Figure 12. BRD7929, a potent inhibitor of Pf PheRS for malaria.

    The entry is from 10.3390/biom10121625

    References

    1. Ibba, M.; Soll, D. Aminoacyl-tRNA Synthesis. Annu. Rev. Biochem. 2000, 69, 617–650.
    2. Yao, P.; Fox, P.L. Aminoacyl-tRNA synthetases in medicine and disease. EMBO Mol. Med. 2013, 5, 332–343.
    3. Fang, P.; Guo, M. Evolutionary limitation and opportunities for developing tRNA synthetase inhibitors with 5-binding-mode classification. Life 2015, 5, 1703–1725.
    4. Hurdle, J.G.; O’Neill, A.J.; Chopra, I. Prospects for aminoacyl-tRNA synthetase inhibitors as new antimicrobial agents. Antimicrob. Agents Chemother. 2005, 49, 4821–4833.
    5. Agarwalab, V.; Nair, S.K. Aminoacyl tRNA synthetases as targets for antibiotic development. Med. Chem. Commun. 2012, 3, 887–898.
    6. Lv, P.C.; Zhu, H.L. Aminoacyl-tRNA synthetase inhibitors as potent antibacterials. Curr. Med. Chem. 2012, 19, 3550–3563.
    7. Gadakh, B.; Aerschot, A.V. Aminoacyl-tRNA synthetase inhibitors as antimicrobial agents: A patent review from 2006 till present. Expert Opin. Ther. Pat. 2012, 22, 1453–1465.
    8. Vondenhoff, G.H.M.; Aerschot, A.V. Aminoacyl-tRNA synthetase inhibitors as potential antibiotics. Eur. J. Med. Chem. 2011, 46, 5227–5236.
    9. Lee, E.Y.; Kim, S.; Kim, M.H. Aminoacyl-tRNA synthetases, therapeutic targets for infectious diseases. Biochem. Pharmacol. 2018, 154, 424–434.
    10. Keller, T.L.; Zocco, D.; Sundrud, M.S.; Hendrick, M.; Edenius, M.; Yum, J.; Kim, Y.J.; Lee, H.K.; Cortese, J.F.; Wirth, D.F.; et al. Halofuginone and other febrifugine derivatives inhibit prolyl-tRNA synthetase. Nat. Chem. Biol. 2012, 8, 311–317.
    11. Shibata, A.; Kuno, M.; Adachi, R.; Sato, Y.; Hattori, H.; Matsuda, A.; Okuzono, Y.; Igaki, K.; Tominari, Y.; Takagi, T.; et al. Discovery and pharmacological characterization of a new class of prolyl-tRNA synthetase inhibitor for anti-fibrosis therapy. PLoS ONE 2017, 12, e0186587.
    12. Kawamura, T.; Liu, D.; Towle, M.J.; Kageyama, R.; Tsukahara, N.; Wakabayashi, T.; Littlefield, B.A. Anti-angiogenesis effects of borrelidin are mediated through distinct pathways: Threonyl-tRNA synthetase and caspases are independently involved in suppression of proliferation and induction of apoptosis in endothelial cells. J. Antibiot. 2003, 56, 709–771.
    13. Otani, A.; Otani, A.; Slike, B.M.; Dorrell, M.I.; Hood, J.; Kinder, K.; Ewalt, K.L.; Cheresh, D.; Schimmel, P.; Friedlander, M. A fragment of human TrpRS as a potent antagonist of ocular angiogenesis. Proc. Natl. Acad. Sci. USA 2002, 99, 178–183.
    14. Kwon, N.H.; Fox, P.L.; Kim, S. Aminoacyl-tRNA synthetases as therapeutic targets. Nat. Rev. Drug Discov. 2019, 18, 629–650.
    15. Si, Y.; Basak, S.; Li, Y.; Merino, J.; Iuliano, J.N.; Walker, S.G.; Peter, J.T. Antibacterial Activity and Mode of Action of a Sulfonamide-Based Class of Oxaborole Leucyl-tRNA-Synthetase Inhibitors. ACS Infect. Dis. 2019, 5, 1231–1238.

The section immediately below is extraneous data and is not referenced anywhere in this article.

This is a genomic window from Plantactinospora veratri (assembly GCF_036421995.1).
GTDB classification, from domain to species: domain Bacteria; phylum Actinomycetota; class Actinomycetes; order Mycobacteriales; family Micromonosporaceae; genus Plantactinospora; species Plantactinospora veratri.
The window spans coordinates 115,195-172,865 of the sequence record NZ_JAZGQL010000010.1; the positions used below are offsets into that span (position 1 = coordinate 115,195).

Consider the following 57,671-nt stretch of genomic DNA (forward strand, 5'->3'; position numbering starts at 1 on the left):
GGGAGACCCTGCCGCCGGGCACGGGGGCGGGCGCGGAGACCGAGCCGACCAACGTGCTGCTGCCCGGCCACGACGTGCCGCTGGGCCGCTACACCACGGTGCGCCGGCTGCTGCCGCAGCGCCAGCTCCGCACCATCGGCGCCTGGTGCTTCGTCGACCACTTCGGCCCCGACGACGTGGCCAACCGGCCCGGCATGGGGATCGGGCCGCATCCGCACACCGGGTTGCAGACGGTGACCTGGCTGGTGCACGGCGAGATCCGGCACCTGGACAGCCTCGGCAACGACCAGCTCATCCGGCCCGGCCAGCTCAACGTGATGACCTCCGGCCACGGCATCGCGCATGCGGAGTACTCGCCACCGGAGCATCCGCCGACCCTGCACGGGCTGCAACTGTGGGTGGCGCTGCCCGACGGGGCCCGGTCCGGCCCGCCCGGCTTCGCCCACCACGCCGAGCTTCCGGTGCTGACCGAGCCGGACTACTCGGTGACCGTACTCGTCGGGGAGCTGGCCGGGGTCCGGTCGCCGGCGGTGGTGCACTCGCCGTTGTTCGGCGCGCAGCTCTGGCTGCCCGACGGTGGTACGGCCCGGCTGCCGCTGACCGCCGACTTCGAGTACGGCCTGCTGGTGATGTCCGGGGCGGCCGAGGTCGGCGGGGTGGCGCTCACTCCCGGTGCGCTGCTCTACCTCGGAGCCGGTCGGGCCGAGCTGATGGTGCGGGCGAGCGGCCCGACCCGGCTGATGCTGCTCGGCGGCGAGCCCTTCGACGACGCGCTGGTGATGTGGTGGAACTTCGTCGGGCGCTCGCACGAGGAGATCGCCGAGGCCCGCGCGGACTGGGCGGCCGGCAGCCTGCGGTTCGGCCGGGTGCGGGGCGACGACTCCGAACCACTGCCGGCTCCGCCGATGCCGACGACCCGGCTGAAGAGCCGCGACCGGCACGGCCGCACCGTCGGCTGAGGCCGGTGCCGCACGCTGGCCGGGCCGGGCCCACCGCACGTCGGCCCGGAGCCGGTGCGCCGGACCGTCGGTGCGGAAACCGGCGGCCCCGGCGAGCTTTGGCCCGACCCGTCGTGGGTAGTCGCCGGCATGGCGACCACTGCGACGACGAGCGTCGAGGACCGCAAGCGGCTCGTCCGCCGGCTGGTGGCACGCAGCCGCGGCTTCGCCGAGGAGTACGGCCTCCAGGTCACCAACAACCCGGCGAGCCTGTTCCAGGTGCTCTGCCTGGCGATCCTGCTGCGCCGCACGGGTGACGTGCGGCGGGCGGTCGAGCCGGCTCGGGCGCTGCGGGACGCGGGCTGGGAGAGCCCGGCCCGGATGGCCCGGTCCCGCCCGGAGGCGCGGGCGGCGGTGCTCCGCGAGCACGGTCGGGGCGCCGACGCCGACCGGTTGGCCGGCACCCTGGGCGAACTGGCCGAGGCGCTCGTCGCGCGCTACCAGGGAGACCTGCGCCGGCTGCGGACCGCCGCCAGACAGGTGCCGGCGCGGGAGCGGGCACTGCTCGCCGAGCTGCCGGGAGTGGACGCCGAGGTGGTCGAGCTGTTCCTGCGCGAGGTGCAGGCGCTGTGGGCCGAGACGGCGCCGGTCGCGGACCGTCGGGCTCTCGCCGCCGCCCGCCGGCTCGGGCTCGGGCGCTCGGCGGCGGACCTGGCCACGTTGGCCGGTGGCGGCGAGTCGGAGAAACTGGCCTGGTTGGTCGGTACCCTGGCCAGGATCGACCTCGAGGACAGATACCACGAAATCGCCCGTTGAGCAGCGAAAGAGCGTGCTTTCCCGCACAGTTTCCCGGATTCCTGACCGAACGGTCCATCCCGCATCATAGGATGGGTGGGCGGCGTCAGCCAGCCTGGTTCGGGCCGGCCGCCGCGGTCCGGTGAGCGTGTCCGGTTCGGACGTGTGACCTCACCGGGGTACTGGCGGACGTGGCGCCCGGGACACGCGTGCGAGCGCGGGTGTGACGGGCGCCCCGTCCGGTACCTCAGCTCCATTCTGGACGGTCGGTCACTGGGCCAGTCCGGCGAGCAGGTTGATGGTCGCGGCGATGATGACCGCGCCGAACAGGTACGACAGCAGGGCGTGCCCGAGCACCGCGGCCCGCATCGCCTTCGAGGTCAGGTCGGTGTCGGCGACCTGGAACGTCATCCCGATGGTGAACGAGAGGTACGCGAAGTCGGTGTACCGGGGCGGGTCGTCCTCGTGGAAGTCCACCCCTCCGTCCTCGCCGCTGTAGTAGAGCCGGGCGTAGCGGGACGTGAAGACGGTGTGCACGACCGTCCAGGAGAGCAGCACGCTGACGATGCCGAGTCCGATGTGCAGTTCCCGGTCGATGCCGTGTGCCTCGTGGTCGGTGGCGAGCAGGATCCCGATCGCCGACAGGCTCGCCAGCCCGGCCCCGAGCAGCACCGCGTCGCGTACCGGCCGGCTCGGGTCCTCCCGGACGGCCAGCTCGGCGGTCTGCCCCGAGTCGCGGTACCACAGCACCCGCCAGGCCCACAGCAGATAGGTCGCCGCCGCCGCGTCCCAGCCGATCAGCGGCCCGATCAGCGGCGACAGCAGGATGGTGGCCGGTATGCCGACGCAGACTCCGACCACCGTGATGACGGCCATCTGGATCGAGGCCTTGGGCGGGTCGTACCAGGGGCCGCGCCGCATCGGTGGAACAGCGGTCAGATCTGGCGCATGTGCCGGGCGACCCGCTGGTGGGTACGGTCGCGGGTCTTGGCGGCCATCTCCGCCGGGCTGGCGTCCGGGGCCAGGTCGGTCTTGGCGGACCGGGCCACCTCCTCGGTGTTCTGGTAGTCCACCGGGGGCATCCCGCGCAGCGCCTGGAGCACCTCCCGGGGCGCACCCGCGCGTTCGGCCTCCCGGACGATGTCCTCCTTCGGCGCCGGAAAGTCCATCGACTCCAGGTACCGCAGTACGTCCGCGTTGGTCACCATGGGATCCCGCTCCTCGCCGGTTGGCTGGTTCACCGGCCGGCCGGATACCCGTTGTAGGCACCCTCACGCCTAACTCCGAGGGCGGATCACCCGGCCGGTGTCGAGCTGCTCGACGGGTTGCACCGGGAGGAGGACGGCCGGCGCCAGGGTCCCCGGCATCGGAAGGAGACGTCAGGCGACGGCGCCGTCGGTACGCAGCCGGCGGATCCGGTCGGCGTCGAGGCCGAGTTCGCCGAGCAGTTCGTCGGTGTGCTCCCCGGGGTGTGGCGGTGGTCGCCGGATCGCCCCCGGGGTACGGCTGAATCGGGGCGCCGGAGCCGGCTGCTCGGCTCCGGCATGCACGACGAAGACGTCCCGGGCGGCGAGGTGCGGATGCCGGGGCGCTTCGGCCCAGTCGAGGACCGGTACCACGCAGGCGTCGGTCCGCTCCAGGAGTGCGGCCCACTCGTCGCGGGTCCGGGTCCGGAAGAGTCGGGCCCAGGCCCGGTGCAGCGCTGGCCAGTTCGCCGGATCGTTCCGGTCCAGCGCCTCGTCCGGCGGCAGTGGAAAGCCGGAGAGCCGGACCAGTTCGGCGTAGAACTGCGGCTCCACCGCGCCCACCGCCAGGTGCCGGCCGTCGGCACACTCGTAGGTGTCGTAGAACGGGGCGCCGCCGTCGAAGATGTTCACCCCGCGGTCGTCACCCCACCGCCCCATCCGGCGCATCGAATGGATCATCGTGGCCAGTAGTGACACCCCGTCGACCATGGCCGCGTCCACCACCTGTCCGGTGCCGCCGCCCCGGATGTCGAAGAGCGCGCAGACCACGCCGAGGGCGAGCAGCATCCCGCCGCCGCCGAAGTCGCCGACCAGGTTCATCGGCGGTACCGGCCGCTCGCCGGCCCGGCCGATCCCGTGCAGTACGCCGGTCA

16. Francklyn, C.S.; Mullen, P. Progress and challenges in aminoacyl-tRNA synthetase-based therapeutics. J. Biol. Chem. 2019, 294, 5365–5385.
    17. Rock, F.L.; Mao, W.; Yaremchuk, A.; Tukalo, M.; Crepin, T.; Zhou, H.; Zhang, Y.K.; Hernandez, V.; Akama, T.; Baker, S.J.; et al. An antifungal agent inhibits an aminoacyl tRNA synthetase by trapping tRNA in the editing site. Science 2007, 316, 1759–1761.
    18. Dowlut, M.; Hall, D.G. An improved class of sugarbinding boronic acids, soluble and capable of complexing glycosides in neutral water. J. Am. Chem. Soc. 2006, 128, 4226–4227.
    19. Berube, M.; Dowlut, M.; Hall, D.G. Benzoboroxoles as efficient glycopyranoside-binding agents in physiological conditions: Structure and selectivity of complex formation. J. Org. Chem. 2008, 73, 6471–6479.
    20. Palencia, A.; Li, X.; Bu, W.; Choi, W.; Ding, C.Z.; Easom, E.E.; Feng, L.; Hernandez, V.; Houston, P.; Liu, L.; et al. Discovery of novel oral protein synthesis inhibitors of Mycobacterium tuberculosis that target leucyl-tRNA synthetase. Antimicrob. Agents Chemother. 2016, 60, 6271–6280.
    21. Xianfeng, L.; Vincent, H.; Fernando, L.R.; Wai, C.; Yvonne, S.L.; Mak, M.M.; Weimin, M.; Yasheen, Z.; Eric, E.E.; Jacob, J.; et al. Discovery of a Potent and Specific M. tuberculosis Leucyl-tRNA Synthetase Inhibitor: (S)‑3-(Aminomethyl)-4-chloro-7-(2-hydroxyethoxy)benzo[c][1,2]oxaborol-1(3H)‑ol (GSK656). J. Med. Chem. 2017, 60, 8011–8026.
    22. David, T.; Geo, D.; Alex, C.; John, T.; Matt, D.; Simon, C.; Stephanie, G.; Alison, G.; Adeep, P.; Morris, M.; et al. First-Time-in-Human Study and Prediction of Early Bactericidal Activity for GSK3036656, a Potent Leucyl-tRNA Synthetase Inhibitor for Tuberculosis Treatment. Antimicrob. Agents Chemother. 2019, 63, e00240-19.
    23. Hoepfner, D.; McNamara, C.W.; Lim, C.S.; Studer, C.; Riedl, R.; Aust, T.; McCormack, S.L.; Plouffe, D.M.; Meister, S.; Schuierer, S.; et al. Selective and specific inhibition of the Plasmodium falciparum lysyl-tRNA synthetase by the fungal secondary metabolite cladosporin. Cell Host Microbe 2012, 11, 654–663.
    24. Sun, W.; Huang, X.; Li, H.; Tawa, G.; Fisher, E.; Tanaka, T.Q.; Shinn, P.; Huang, W.; Williamson, K.C.; Zheng, W. Novel lead structures with both Plasmodium falciparum gametocytocidal and asexual blood stage activity identified from high throughput compound screening. Malar. J. 2017, 16, 147.